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A student elective in forensic pathology had taken me to the City of New York Office of the Chief Medical Examiner, where I was working on 11 September, 2 km from the World Trade Center. First news of the disaster suggested that the hijacked planes had been small and few casualties were to be expected. This idea was soon dispelled when the 110 floors of the south tower collapsed before our eyes, and the north tower soon afterwards. Later we learned that the Chief Medical Examiner, Dr Charles Hirsch, and several members of the department had been caught in the collapse of the towers and were in hospital.
For several hours supplies came into the office in a steady stream, and we were told to get some rest before the expected delivery of bodies from ‘ground zero’. We watched the television, but there was little up-to-date information because the area south of 14th street had been closed off. Walking on 1st Avenue outside the office, I could see the smoke and dust clouds rising into the air from downtown Manhattan (Figure 1). My family and my fiancée in the UK, when I telephoned them, seemed to know more than I did about what was going on. The streets around the Chief Medical Examiner's office were sealed off to civilians, and police and fire department officials began converging on the area, their faces grim in the knowledge that up to 350 of their colleagues were missing, presumed dead.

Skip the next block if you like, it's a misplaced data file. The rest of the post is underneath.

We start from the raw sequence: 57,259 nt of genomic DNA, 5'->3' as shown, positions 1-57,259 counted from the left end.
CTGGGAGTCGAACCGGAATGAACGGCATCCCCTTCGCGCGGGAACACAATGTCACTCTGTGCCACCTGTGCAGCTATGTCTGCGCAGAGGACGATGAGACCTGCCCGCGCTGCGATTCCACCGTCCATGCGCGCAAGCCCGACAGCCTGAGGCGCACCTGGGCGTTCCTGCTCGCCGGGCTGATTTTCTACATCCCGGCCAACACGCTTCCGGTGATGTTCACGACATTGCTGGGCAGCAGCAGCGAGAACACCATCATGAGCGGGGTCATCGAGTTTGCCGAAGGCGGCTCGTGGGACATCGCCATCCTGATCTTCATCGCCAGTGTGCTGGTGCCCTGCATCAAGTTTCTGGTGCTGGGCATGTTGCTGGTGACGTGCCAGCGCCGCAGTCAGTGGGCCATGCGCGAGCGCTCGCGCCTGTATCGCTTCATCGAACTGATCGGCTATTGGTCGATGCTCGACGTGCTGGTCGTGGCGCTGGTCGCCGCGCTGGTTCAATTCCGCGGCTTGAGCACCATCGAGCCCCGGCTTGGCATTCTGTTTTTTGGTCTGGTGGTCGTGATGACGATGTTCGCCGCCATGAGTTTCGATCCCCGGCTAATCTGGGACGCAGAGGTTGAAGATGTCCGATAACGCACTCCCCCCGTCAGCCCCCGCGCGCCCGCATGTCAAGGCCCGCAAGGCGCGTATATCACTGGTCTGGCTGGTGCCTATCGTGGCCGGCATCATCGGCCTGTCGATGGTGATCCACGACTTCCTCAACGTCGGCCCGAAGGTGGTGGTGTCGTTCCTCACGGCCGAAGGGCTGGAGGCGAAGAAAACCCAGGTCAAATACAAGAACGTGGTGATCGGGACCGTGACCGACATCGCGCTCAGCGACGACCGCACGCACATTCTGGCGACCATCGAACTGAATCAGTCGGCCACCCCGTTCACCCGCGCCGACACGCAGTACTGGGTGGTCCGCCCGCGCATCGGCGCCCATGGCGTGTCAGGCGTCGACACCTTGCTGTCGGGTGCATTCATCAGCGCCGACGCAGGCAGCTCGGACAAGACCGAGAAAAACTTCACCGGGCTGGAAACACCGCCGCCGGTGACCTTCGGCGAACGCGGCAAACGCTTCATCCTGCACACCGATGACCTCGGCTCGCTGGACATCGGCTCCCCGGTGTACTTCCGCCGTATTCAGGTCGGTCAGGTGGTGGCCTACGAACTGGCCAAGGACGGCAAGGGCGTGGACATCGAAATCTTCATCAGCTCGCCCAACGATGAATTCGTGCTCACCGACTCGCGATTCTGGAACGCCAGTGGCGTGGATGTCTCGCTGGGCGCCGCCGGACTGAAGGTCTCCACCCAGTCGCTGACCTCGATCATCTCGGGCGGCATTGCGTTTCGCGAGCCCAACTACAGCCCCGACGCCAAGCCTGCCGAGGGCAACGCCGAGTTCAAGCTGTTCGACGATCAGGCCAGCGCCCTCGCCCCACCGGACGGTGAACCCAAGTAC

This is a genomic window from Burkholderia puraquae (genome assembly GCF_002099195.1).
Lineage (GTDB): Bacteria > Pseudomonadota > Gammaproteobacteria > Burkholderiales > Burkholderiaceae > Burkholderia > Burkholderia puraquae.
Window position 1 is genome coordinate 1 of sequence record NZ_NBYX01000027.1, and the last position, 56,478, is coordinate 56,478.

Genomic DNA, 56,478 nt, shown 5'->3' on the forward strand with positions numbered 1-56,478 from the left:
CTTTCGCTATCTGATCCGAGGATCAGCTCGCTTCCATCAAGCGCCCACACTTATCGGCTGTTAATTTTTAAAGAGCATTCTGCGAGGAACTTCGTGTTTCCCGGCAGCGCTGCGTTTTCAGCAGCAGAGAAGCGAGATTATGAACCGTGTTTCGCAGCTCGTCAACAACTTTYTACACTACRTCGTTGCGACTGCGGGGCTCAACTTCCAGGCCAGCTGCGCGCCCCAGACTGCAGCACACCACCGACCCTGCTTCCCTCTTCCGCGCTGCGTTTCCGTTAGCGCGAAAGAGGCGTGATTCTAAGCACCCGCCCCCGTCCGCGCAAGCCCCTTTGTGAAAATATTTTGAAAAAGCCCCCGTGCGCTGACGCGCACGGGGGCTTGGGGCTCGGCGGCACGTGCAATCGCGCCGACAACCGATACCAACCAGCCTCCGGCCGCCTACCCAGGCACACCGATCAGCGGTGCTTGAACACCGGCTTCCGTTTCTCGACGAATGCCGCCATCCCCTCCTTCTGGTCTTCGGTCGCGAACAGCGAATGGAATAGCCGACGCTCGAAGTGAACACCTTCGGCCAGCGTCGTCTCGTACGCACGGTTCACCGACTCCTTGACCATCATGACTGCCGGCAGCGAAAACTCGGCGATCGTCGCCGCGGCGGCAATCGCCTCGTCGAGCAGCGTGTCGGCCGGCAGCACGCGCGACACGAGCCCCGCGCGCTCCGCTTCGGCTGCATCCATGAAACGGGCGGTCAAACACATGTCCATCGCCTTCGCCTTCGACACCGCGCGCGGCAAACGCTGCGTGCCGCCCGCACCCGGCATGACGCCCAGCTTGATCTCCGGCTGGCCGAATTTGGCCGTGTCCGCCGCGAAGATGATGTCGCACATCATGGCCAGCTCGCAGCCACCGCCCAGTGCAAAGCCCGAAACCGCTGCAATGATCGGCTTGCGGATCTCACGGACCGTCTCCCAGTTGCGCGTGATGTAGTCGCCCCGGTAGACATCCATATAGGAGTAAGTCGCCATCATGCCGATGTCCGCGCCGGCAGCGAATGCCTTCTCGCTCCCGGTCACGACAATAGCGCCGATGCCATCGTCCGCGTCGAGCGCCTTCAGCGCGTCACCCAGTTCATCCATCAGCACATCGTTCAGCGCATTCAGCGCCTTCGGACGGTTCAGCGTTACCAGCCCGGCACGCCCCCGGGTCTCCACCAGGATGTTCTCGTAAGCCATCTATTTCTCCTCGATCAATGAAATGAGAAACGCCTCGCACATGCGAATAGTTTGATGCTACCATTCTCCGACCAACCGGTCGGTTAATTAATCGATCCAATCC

That night, the work of the Office began in earnest, and I was assigned to one of the four teams that were to identify the bodies of victims. In any disaster this is a vital part of the operation, since the pathological evidence of identity, coupled with investigations into clothing and possessions, provides grieving relatives with a degree of ‘closure’. Clothing is searched for personal papers, credit cards, identity cards and so on; and, where there are no such papers, the investigation focuses on the colour, style, make and size of the clothes. Tattoos and jewellery also offer vital information, especially when there are inscriptions of any kind. Information recorded on the body itself includes hair colour, texture and style, eye colour, skin colour, scars and teeth; also, each body or part was sampled for DNA profiling.
Over the next 24 hours it became clear that the pathological details gathered so carefully at the Office of the Chief Medical Examiner would be the only means by which many people could receive definitive information about their missing relatives. In this sense the work was immensely rewarding. Within a few days another medical student and I were given a lead role in identifying and cataloguing body parts, so that the medical examiners could focus on the whole bodies.
As the days drew on, team structures changed and eventually I found myself being assigned to ‘triage’ the large amount of incoming body parts. By introducing an additional ‘sorting’ stage into the process, it was hoped that the pathologists and their identification teams would not be overloaded by fragments that were too small to catalogue in detail, but which could still be sampled for DNA. There were a large number of non-human remains — from kitchens and elsewhere — and my own experience of meat inspection was helpful in removing them from the overburdened system so that the identification teams could concentrate on what was important.
As medical students we were fully integrated into the identification process, and were accepted without question as ‘part of the team’. I found it difficult to leave.